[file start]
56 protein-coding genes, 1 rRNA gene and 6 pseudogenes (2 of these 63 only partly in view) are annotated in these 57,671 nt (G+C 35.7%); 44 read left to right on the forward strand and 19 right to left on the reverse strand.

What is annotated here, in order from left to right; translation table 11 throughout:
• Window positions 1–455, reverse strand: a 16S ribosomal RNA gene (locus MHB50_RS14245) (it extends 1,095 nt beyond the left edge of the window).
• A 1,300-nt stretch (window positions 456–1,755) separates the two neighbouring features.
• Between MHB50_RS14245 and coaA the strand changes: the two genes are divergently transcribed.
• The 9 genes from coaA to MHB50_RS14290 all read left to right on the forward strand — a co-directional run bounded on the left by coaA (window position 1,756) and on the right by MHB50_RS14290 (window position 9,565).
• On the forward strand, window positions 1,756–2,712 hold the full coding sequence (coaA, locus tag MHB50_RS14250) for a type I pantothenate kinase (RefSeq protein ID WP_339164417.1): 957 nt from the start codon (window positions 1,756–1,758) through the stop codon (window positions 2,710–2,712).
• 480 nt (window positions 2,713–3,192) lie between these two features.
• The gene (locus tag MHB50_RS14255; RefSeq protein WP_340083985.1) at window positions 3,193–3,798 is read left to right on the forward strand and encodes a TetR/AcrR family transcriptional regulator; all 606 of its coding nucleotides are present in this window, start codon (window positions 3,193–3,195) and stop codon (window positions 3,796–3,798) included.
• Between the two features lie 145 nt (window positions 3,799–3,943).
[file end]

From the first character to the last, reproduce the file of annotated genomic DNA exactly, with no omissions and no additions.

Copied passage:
56 protein-coding genes, 1 rRNA gene and 6 pseudogenes (2 of these 63 only partly in view) are annotated in these 57,671 nt (G+C 35.7%); 44 read left to right on the forward strand and 19 right to left on the reverse strand.

What is annotated here, in order from left to right; translation table 11 throughout:
• Window positions 1–455, reverse strand: a 16S ribosomal RNA gene (locus MHB50_RS14245) (it extends 1,095 nt beyond the left edge of the window).
• A 1,300-nt stretch (window positions 456–1,755) separates the two neighbouring features.
• Between MHB50_RS14245 and coaA the strand changes: the two genes are divergently transcribed.
• The 9 genes from coaA to MHB50_RS14290 all read left to right on the forward strand — a co-directional run bounded on the left by coaA (window position 1,756) and on the right by MHB50_RS14290 (window position 9,565).
• On the forward strand, window positions 1,756–2,712 hold the full coding sequence (coaA, locus tag MHB50_RS14250) for a type I pantothenate kinase (RefSeq protein ID WP_339164417.1): 957 nt from the start codon (window positions 1,756–1,758) through the stop codon (window positions 2,710–2,712).
• 480 nt (window positions 2,713–3,192) lie between these two features.
• The gene (locus tag MHB50_RS14255; RefSeq protein WP_340083985.1) at window positions 3,193–3,798 is read left to right on the forward strand and encodes a TetR/AcrR family transcriptional regulator; all 606 of its coding nucleotides are present in this window, start codon (window positions 3,193–3,195) and stop codon (window positions 3,796–3,798) included.
• Between the two features lie 145 nt (window positions 3,799–3,943).